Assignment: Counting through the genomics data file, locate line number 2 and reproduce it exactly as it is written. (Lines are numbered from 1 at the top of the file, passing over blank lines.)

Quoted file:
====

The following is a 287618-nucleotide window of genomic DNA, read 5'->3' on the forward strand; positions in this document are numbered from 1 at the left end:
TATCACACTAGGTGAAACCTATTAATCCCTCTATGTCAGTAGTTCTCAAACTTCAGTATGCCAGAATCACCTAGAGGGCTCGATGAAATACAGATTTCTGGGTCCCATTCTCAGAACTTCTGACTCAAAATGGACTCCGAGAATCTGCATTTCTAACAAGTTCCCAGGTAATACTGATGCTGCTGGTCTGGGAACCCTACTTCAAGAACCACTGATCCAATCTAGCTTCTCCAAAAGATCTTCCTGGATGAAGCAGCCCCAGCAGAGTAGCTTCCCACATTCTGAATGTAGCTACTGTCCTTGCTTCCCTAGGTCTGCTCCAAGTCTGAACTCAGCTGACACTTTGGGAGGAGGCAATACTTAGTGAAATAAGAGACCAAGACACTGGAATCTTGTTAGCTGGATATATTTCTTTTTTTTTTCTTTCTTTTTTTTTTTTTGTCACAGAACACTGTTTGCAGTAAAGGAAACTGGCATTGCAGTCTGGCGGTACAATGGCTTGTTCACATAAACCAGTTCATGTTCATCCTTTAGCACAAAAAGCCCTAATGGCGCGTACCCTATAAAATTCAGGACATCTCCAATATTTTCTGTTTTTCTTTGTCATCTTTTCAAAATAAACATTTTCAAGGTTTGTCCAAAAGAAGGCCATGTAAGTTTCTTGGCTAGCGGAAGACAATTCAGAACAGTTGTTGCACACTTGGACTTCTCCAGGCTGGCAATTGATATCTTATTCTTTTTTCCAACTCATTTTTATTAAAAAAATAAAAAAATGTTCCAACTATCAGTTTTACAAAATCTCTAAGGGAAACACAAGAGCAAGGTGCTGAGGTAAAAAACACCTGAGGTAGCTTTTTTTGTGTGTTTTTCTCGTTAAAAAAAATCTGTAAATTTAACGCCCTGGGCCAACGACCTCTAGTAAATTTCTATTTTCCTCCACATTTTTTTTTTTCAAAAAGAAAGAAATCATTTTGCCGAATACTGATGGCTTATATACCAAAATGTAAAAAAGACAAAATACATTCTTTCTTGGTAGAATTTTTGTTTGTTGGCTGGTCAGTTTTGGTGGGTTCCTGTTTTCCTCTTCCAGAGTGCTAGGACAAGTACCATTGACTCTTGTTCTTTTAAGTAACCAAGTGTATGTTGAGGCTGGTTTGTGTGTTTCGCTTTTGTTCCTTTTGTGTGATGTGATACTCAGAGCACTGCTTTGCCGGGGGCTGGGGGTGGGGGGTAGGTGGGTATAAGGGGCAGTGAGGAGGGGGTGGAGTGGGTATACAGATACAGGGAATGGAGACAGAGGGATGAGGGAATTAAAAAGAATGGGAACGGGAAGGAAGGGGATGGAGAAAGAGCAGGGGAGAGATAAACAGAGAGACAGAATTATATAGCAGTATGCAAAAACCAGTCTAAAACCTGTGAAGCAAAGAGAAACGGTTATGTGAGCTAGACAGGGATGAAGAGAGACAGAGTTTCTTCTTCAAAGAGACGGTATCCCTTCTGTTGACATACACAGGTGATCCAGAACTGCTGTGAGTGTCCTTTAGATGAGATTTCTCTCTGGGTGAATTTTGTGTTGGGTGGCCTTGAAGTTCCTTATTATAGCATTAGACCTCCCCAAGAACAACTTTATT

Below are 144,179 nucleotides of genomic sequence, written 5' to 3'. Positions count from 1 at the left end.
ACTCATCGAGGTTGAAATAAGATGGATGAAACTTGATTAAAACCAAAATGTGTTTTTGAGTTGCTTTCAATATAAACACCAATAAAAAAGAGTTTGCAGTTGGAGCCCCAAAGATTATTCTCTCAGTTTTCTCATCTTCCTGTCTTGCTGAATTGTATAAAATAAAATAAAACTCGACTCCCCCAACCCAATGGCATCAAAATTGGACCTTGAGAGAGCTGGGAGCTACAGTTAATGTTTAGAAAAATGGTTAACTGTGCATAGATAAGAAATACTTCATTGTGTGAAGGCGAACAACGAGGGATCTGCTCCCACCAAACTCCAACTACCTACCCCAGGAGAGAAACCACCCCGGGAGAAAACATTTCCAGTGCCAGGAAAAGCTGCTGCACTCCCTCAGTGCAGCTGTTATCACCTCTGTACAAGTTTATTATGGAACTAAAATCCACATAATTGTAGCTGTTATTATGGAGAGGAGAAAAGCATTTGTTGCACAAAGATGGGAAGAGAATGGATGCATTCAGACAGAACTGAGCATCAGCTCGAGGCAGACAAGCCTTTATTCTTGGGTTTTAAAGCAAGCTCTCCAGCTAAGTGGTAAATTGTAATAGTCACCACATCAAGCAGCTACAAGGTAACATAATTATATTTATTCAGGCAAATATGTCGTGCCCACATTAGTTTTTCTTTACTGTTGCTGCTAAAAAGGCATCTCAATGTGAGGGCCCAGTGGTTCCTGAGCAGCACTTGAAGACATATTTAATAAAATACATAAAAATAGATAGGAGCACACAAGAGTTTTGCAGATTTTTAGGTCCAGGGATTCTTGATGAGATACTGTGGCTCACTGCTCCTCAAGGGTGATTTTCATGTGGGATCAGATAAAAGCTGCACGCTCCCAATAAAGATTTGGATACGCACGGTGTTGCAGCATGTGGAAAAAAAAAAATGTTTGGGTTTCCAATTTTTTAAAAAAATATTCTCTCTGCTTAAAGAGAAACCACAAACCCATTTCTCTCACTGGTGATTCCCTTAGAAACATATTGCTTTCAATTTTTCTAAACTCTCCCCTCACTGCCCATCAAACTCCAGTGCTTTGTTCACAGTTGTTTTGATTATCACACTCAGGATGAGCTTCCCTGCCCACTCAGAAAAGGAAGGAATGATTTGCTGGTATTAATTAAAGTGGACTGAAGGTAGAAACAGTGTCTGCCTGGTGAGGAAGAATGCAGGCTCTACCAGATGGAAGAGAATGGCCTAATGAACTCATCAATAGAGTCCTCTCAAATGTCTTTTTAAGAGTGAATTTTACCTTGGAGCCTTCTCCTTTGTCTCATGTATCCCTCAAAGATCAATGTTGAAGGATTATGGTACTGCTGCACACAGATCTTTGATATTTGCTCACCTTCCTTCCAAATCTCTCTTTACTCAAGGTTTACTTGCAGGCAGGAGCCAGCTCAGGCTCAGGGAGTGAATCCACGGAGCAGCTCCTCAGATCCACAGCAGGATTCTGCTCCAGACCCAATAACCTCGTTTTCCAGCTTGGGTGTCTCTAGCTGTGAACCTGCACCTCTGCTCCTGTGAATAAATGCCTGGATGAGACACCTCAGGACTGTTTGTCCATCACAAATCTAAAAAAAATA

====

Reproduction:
TATCACACTAGGTGAAACCTATTAATCCCTCTATGTCAGTAGTTCTCAAACTTCAGTATGCCAGAATCACCTAGAGGGCTCGATGAAATACAGATTTCTGGGTCCCATTCTCAGAACTTCTGACTCAAAATGGACTCCGAGAATCTGCATTTCTAACAAGTTCCCAGGTAATACTGATGCTGCTGGTCTGGGAACCCTACTTCAAGAACCACTGATCCAATCTAGCTTCTCCAAAAGATCTTCCTGGATGAAGCAGCCCCAGCAGAGTAGCTTCCCACATTCTGAATGTAGCTACTGTCCTTGCTTCCCTAGGTCTGCTCCAAGTCTGAACTCAGCTGACACTTTGGGAGGAGGCAATACTTAGTGAAATAAGAGACCAAGACACTGGAATCTTGTTAGCTGGATATATTTCTTTTTTTTTTCTTTCTTTTTTTTTTTTTGTCACAGAACACTGTTTGCAGTAAAGGAAACTGGCATTGCAGTCTGGCGGTACAATGGCTTGTTCACATAAACCAGTTCATGTTCATCCTTTAGCACAAAAAGCCCTAATGGCGCGTACCCTATAAAATTCAGGACATCTCCAATATTTTCTGTTTTTCTTTGTCATCTTTTCAAAATAAACATTTTCAAGGTTTGTCCAAAAGAAGGCCATGTAAGTTTCTTGGCTAGCGGAAGACAATTCAGAACAGTTGTTGCACACTTGGACTTCTCCAGGCTGGCAATTGATATCTTATTCTTTTTTCCAACTCATTTTTATTAAAAAAATAAAAAAATGTTCCAACTATCAGTTTTACAAAATCTCTAAGGGAAACACAAGAGCAAGGTGCTGAGGTAAAAAACACCTGAGGTAGCTTTTTTTGTGTGTTTTTCTCGTTAAAAAAAATCTGTAAATTTAACGCCCTGGGCCAACGACCTCTAGTAAATTTCTATTTTCCTCCACATTTTTTTTTTTCAAAAAGAAAGAAATCATTTTGCCGAATACTGATGGCTTATATACCAAAATGTAAAAAAGACAAAATACATTCTTTCTTGGTAGAATTTTTGTTTGTTGGCTGGTCAGTTTTGGTGGGTTCCTGTTTTCCTCTTCCAGAGTGCTAGGACAAGTACCATTGACTCTTGTTCTTTTAAGTAACCAAGTGTATGTTGAGGCTGGTTTGTGTGTTTCGCTTTTGTTCCTTTTGTGTGATGTGATACTCAGAGCACTGCTTTGCCGGGGGCTGGGGGTGGGGGGTAGGTGGGTATAAGGGGCAGTGAGGAGGGGGTGGAGTGGGTATACAGATACAGGGAATGGAGACAGAGGGATGAGGGAATTAAAAAGAATGGGAACGGGAAGGAAGGGGATGGAGAAAGAGCAGGGGAGAGATAAACAGAGAGACAGAATTATATAGCAGTATGCAAAAACCAGTCTAAAACCTGTGAAGCAAAGAGAAACGGTTATGTGAGCTAGACAGGGATGAAGAGAGACAGAGTTTCTTCTTCAAAGAGACGGTATCCCTTCTGTTGACATACACAGGTGATCCAGAACTGCTGTGAGTGTCCTTTAGATGAGATTTCTCTCTGGGTGAATTTTGTGTTGGGTGGCCTTGAAGTTCCTTATTATAGCATTAGACCTCCCCAAGAACAACTTTATT